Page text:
Q&A / 

Air Conditioning Sizing Problems

DEAR TIM: I have never been satisfied with the performance of our central air conditioner. Even though the unit runs 45 minutes or more each hour, the house never seems really cool. All of the rooms that face west become unbearably hot in the late afternoon. A neighbor's house across the street has an identical floor plan and their house seems very comfortable. Periodic checks of our system indicate that the refrigerant level is fine. Why am I so hot? Ron W., San Marcos, TX

DEAR RON: Your discomfort can be caused by any number of problems. However, I suspect that a mistake was made when you house was built. It is a distinct possibility that the outdoor air conditioner and the coil inside your air handler or furnace is too small. I think that the cooling contractor either made an error in his sizing calculations or simply guessed at the size air conditioner needed to cool you home. Air conditioners are like shoes. Ones that don't fit are simply uncomfortable!

All houses attract and create heat. The infrared energy contained in natural sunlight is the heat energy that comes through windows, doors, air leaks, and through insulated walls and ceilings. Appliances, light fixtures, even our own bodies create heat within houses. All of this heat can be easily measured. Air conditioning contractors and manufacturers refer to the accumulated heat as heat gain. It is measured in British Thermal Units (Btus).

Air conditioning equipment comes in different sizes. The cooling capacity of a particular system is measured in tons. One ton of cooling equals 12,000 Btus or the amount of heat it takes to melt one ton of ice in a 24 hour period. Typical residential air conditioners can be purchased in sizes that range from 1 ton to 7 tons often in one-half ton increments.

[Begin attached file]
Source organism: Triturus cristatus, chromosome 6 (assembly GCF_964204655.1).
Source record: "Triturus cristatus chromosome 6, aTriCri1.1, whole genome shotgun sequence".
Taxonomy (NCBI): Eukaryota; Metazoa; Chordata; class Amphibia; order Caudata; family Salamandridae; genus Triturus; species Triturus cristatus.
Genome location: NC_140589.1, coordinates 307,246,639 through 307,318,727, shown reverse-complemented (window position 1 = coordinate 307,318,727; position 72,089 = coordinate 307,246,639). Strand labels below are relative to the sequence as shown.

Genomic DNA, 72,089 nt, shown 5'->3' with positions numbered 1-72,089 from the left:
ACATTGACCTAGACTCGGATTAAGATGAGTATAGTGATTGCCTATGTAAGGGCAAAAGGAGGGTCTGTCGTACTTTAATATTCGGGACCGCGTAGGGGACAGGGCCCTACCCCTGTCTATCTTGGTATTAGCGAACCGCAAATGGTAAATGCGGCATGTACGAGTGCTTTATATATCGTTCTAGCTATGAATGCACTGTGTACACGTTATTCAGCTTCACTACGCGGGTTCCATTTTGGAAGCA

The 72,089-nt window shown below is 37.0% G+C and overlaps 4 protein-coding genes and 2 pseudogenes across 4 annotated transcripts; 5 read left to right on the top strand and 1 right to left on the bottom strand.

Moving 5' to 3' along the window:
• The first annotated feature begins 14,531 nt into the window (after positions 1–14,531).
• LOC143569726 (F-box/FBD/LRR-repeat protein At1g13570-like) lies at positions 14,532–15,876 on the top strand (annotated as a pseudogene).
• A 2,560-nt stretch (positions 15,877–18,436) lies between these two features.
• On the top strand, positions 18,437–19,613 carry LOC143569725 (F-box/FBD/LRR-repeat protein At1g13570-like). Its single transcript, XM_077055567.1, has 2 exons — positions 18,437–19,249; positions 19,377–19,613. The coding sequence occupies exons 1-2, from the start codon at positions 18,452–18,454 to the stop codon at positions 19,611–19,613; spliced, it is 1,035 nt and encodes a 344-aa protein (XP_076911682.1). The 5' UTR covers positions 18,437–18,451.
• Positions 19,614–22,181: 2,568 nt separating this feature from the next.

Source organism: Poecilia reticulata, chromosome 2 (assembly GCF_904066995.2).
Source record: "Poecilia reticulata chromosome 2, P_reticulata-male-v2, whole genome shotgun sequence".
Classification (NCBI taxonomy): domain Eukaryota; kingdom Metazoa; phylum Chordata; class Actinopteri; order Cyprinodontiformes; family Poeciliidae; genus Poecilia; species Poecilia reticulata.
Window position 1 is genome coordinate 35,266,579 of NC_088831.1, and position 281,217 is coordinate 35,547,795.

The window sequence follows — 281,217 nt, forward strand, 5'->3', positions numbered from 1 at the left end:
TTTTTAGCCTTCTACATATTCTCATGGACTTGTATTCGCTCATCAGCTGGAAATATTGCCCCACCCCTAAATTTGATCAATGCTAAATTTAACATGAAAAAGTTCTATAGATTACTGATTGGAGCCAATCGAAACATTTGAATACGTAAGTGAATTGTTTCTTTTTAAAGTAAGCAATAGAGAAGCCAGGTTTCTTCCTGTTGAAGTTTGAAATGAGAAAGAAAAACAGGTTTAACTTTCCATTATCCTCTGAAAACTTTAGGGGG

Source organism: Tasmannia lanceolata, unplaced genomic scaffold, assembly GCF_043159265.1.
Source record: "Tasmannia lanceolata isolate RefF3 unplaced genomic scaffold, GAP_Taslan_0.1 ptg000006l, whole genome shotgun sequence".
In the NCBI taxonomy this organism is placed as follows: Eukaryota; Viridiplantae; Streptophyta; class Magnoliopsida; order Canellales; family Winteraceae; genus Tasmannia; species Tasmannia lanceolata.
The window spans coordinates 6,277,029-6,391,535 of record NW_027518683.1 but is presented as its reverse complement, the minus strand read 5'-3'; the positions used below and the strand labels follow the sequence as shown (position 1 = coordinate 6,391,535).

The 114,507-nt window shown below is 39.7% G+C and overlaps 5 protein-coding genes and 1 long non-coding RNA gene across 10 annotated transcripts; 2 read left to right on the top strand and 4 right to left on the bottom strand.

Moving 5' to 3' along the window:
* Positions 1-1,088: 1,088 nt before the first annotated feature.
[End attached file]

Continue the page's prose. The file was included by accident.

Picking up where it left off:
My guess is that you and your neighbor have the same sized air conditioners.  Their house is comfortable because they have much less glass surface pointing west.  West or southwest facing glass allows enormous amounts of heat into your home.  This explains why your west facing rooms are so hot.

Air conditioning engineers have developed straight forward step-by-step procedures that allow just about anyone to calculate with considerable accuracy just how much heat accumulates in their house. To calculate your house's heat gain, you simply need a measuring tape, notepad and pencil, a simple calculator, a compass, cooling load calculation tables, and several hours of your free time.

You first need to obtain a copy of the cooling load calculation tables. Cooling contractors and those in the industry commonly refer to this publication as Manual J. The tables are published by the Air Conditioning Contractors of America. You may be able to find a copy of Manual J at your local library or from an air conditioning contractor of distributor in your city. The booklet looks intimidating but if you can follow step by step instructions, you can do the calculations quickly and accurately.  If your final total of Btus is in the tens of thousands (20,000 - 55,000 or more Btus), then you have done well!

Once you have completed your calculations and checked your math for accuracy, you need to look at your outdoor air conditioning unit.  Often you will readily see a plate that contains a model number, serial number and other numbers.  The tonnage capacity of your unit is contained within the numbers on this plate. Your air conditioning service person can quickly tell you how many tons of cooling your air conditioner will produce after reviewing these numbers.  Divide your final total Btus by 12,000 and see if the two numbers match!

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